You’ve carefully thought through every detail for your upcoming party — including the playlist. There’s just one problem: Guests can enjoy the music in the living room, but that’s where the experience ends.
Enter the whole house audio system. It’s the perfect way to create a seamless experience for your guests, as their favorite songs travel with them from room to room — and even outside.
This same freedom can also bring greater enjoyment to your everyday life.
Listen to a playlist upstairs while you get ready for work and have it continue to play downstairs in the kitchen while you make a cappuccino. It can even adapt to your listening style, connecting to your favorite streaming music service or beloved turntable. You can also decide whether you want to play the same music throughout your home or customize it from room to room.
Ready to fill your home with vibrant sound? Plan your whole house audio system with this handy checklist.
Choose Your Rooms
The first step to planning your whole house audio system is determining which rooms you’d like to play music in — both on a daily basis and on special occasions. Also, consider the other people living in your household and where they like to listen to music, too. That will give you a general idea of the rooms or “zones” that you might want to incorporate into your whole house audio system.
The purpose of the room, along with its layout, will help to determine the right products for each space. Let’s say you have an open floor plan, for example, and want to integrate your kitchen, dining area and living room into your whole house audio system. In that case, we might recommend using ceiling or wireless speakers throughout the zone.
Keep in mind: the more rooms you plan to include, the more equipment you’ll likely need. If you’re on a tight budget, you might consider starting with the zones that have the most foot traffic and building onto it over time.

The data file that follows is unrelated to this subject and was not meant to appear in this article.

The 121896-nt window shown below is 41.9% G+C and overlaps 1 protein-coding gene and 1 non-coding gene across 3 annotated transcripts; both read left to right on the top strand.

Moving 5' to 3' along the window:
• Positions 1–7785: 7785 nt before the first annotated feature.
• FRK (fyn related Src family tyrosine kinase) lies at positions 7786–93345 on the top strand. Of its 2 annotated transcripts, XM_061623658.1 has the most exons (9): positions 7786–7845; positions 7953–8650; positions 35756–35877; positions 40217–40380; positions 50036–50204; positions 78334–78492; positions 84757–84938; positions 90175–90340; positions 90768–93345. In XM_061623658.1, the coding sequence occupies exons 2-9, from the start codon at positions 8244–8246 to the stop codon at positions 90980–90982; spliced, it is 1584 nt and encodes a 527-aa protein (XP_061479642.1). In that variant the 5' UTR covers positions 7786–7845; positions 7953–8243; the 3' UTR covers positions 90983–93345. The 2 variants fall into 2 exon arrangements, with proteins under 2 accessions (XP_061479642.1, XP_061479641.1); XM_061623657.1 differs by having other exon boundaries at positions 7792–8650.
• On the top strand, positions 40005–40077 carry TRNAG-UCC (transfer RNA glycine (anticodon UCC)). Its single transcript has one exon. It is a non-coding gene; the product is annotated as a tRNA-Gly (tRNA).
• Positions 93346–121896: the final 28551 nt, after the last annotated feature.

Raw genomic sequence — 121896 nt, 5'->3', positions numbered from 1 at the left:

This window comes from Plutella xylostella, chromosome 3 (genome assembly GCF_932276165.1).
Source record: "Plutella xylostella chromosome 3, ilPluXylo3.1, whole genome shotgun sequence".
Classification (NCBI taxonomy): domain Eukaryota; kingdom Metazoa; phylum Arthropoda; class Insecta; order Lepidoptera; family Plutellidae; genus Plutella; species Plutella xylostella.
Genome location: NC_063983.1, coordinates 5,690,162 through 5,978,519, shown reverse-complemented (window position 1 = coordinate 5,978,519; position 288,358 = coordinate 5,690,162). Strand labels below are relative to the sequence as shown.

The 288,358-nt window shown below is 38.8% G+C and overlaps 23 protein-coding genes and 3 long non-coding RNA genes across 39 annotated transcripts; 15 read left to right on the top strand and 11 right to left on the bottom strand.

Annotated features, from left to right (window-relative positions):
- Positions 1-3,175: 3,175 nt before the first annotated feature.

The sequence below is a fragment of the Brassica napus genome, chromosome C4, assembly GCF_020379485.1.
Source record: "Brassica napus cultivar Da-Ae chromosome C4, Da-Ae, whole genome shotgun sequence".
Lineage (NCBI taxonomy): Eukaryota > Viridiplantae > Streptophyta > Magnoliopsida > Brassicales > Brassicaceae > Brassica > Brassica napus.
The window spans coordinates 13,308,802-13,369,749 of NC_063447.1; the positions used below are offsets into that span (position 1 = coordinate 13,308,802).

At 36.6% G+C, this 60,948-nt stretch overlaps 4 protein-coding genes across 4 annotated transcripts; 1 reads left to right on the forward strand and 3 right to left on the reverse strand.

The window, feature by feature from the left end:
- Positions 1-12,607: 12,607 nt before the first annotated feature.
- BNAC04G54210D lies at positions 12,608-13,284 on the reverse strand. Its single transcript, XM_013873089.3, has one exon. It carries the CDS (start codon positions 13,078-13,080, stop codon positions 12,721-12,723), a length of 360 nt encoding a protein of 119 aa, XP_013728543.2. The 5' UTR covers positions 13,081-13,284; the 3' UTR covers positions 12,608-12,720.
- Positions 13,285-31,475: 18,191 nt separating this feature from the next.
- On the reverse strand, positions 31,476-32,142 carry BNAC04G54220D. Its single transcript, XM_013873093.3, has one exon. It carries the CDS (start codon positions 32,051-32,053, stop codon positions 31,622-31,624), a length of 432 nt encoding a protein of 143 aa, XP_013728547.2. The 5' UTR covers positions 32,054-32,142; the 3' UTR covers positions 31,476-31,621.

Select Your Source
What’s a source? (We’re glad you asked.) It’s the vehicle through which your music is played.
Some examples of sources include:
- Cable TV
- Streaming media services (e.g. Netflix)
- DVD player
- Streaming music services (e.g. TIDAL)
- Computer audio
It’s important to consider any dependencies your music source might have in order to work properly. For example, computer audio is a good option for many home audio systems, but it requires your device to be turned “on.” As a result, we typically recommend a high-capacity network drive, which is always on. Some music streaming services, such as Spotify, also require you to be a paid subscriber in order to listen ad-free and offline.
Luckily, you have the option to choose between a single-source system or a multiple-source system. In a single-source system, individual rooms or zones each have their own volume controls, but the same music is played on all of the speakers. This type of system can be a bit limiting, but if your objective is simply to play background music throughout your home, it does the job. Multiple-source systems allow you to play different music in each room or zone, based on the mood you’re trying to create or the preferences of the listener. For larger households, a multiple-source system is ideal. It allows your spouse to jam out to Jimi Hendrix on the deck, while your daughter watches Disney’s “Moana” for the 20th time in the living room.
To support multiple sources and zones, you’ll need the right receiver. If it can’t supply enough power to all of the speakers safely, it may be time for an upgrade.
Wireless or Wired
There are three ways to connect your whole house audio system:
- A hardwired network
- Wireless network
- Hybrid system